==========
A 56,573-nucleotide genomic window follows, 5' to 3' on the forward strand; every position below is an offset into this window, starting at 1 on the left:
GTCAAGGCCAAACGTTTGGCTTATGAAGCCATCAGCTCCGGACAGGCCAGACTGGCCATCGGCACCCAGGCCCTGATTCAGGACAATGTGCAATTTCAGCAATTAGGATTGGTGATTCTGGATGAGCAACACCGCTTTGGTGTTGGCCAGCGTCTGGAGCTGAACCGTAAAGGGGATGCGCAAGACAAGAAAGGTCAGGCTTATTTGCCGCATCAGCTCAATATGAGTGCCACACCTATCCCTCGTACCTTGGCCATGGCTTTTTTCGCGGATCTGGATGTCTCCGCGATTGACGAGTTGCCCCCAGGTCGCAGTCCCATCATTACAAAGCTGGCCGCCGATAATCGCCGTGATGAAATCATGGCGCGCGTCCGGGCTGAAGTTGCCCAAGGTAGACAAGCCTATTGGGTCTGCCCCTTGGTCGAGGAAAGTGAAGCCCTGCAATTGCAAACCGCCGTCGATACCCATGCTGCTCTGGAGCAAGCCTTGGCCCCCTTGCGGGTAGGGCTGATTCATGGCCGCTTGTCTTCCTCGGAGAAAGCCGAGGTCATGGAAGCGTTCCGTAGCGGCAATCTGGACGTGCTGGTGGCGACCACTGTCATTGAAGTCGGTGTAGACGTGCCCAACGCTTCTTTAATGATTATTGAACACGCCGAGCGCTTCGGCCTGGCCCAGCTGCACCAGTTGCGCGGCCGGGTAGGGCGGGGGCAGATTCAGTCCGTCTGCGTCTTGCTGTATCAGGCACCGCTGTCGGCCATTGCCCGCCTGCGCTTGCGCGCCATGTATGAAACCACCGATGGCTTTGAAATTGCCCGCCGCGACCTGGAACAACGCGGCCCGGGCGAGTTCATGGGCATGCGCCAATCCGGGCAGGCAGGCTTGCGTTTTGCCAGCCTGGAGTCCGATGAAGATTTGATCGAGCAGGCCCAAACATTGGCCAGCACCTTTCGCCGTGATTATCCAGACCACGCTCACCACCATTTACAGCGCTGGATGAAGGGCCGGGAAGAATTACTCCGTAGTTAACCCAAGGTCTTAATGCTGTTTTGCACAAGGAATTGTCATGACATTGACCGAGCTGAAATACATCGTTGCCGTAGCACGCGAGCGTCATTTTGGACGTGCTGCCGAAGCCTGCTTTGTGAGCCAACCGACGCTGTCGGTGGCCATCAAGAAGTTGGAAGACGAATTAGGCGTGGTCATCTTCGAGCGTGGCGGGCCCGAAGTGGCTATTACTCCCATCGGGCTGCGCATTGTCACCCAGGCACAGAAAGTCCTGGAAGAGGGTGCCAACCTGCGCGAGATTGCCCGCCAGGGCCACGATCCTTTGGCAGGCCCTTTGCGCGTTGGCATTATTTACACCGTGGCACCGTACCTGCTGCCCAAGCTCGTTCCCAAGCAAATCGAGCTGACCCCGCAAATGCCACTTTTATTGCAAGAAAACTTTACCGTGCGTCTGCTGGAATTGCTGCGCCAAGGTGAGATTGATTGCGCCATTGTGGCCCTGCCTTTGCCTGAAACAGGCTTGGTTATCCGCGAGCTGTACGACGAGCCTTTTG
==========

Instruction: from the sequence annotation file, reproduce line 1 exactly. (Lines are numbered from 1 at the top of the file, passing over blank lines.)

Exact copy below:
A 56,573-nucleotide genomic window follows, 5' to 3' on the forward strand; every position below is an offset into this window, starting at 1 on the left: